In a posting on its Web site, the International Association of Machinists and Aerospace Workers (IAM) also told its 26,000 members that they should report to work as usual next week.
The order came from the Federal Mediation and Conciliation Service (FMCS), which noted that a rejection of the current Boeing proposal in the form of a strike could have a “substantial economic impact on both parties.”
Furthermore, since that action “threatens to cause a substantial interruption of commerce”, the FMCS called the parties to Washington, and requested an extension of the current contract terms.
The order came while union members were voting on Boeing’s final offer. Two-thirds of those voting would have to authorize a walkout for it to occur, and the possibility of a strike was considered likely. The current contract expires at midnight Sunday.
For its part, the IAM told members that its position on the current contract remains unchanged, while encouraging members to oppose Boeing’s “best and final” offer.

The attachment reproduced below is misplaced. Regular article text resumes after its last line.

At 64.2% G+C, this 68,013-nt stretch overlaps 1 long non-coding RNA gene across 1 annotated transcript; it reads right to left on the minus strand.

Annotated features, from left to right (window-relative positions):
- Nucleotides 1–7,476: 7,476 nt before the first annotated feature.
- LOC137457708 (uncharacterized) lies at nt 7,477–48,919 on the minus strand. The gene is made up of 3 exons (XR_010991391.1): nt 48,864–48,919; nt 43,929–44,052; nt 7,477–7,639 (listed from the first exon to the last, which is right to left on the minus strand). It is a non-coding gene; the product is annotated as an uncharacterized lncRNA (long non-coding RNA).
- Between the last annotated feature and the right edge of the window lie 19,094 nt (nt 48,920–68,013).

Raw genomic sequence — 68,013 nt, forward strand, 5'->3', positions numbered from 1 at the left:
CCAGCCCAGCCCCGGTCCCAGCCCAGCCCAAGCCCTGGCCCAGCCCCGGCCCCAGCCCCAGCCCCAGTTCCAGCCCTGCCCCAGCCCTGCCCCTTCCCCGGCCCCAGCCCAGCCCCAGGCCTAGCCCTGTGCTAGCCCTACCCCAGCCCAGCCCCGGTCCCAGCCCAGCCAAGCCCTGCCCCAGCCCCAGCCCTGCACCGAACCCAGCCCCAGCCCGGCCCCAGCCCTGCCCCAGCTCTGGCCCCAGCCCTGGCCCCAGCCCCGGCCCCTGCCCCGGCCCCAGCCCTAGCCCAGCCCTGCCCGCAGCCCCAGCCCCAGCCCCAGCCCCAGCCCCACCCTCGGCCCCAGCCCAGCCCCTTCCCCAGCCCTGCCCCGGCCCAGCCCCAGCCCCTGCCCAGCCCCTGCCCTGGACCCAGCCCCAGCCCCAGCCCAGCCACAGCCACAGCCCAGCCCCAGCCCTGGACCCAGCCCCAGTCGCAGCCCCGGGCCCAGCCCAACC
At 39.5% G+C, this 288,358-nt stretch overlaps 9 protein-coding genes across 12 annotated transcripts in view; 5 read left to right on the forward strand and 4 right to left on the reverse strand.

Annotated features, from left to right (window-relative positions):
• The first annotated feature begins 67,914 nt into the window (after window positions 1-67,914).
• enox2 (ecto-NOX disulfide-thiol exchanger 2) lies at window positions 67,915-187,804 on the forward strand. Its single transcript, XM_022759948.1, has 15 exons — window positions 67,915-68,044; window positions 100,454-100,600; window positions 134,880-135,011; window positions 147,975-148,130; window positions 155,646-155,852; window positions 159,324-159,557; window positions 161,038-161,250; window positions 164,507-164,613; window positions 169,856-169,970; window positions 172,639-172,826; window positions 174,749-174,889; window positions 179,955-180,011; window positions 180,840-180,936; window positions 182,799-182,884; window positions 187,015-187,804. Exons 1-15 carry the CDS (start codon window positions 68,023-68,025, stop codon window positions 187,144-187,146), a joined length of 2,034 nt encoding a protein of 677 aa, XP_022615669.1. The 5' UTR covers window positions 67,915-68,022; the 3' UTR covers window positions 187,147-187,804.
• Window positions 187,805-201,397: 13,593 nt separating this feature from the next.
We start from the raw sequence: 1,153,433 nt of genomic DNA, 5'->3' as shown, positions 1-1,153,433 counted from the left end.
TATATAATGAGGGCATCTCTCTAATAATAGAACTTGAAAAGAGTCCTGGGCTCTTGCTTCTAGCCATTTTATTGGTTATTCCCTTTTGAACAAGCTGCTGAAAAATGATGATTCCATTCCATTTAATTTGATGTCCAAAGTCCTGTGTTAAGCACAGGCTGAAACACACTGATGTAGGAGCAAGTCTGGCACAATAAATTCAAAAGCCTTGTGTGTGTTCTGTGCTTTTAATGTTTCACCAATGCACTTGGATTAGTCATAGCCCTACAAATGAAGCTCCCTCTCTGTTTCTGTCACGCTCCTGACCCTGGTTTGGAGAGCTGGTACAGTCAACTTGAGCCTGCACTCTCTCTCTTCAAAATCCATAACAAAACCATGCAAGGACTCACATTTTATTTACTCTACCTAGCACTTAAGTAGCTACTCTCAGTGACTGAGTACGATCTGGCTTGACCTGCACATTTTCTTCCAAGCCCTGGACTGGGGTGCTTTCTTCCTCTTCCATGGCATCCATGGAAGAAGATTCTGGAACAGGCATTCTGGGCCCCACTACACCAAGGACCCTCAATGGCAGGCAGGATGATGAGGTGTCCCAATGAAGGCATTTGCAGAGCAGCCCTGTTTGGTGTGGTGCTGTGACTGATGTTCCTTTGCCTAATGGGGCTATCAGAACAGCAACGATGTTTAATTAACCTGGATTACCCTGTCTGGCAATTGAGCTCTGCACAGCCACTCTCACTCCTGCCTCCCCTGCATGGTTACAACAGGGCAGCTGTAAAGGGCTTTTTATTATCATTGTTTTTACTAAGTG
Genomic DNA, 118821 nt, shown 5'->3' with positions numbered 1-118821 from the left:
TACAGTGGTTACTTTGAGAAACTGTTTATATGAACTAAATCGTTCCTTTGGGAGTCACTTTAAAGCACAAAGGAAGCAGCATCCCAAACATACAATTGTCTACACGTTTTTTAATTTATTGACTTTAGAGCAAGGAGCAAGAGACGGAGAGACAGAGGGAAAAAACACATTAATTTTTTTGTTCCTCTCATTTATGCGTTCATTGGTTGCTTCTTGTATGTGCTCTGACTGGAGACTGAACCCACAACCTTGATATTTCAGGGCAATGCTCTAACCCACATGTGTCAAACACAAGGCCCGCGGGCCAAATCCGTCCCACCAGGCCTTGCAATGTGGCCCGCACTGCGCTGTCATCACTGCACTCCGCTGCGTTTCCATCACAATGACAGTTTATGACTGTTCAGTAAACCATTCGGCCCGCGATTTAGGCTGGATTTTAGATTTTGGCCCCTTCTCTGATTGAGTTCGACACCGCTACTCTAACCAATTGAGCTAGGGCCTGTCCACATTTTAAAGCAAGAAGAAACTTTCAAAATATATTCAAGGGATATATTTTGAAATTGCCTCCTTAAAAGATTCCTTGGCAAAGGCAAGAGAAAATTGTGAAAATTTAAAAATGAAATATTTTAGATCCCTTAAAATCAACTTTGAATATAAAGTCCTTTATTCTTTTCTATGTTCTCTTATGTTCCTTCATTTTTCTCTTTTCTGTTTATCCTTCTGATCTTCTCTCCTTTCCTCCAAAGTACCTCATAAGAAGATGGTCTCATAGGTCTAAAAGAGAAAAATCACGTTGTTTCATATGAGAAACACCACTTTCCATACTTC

The distance between the two parties was evident in their description of the new pension proposal. While Boeing characterized the change as a 20% increase in pension contribution, the IAM chose to view the new offer as providing workers just 38% of their pre-retirement income as a pension.
The aircraft manufacturer is offering to raise pension payments from a monthly contribution of $50 per year of service to $60 per year of service. The Machinists want monthly payments of $120 per year of service
However, in addition to pensions, Boeing also proposed to give the 26,000 machinists covered by the contracts an 8% signing bonus in the first year (which could average $4,700/worker, according to reports) as well as wage increases of 2% in the first year, and 2.5% in the second year of the contract.
IAM updates are on the IAM Web site .
Boeing updates are at the Boeing site .
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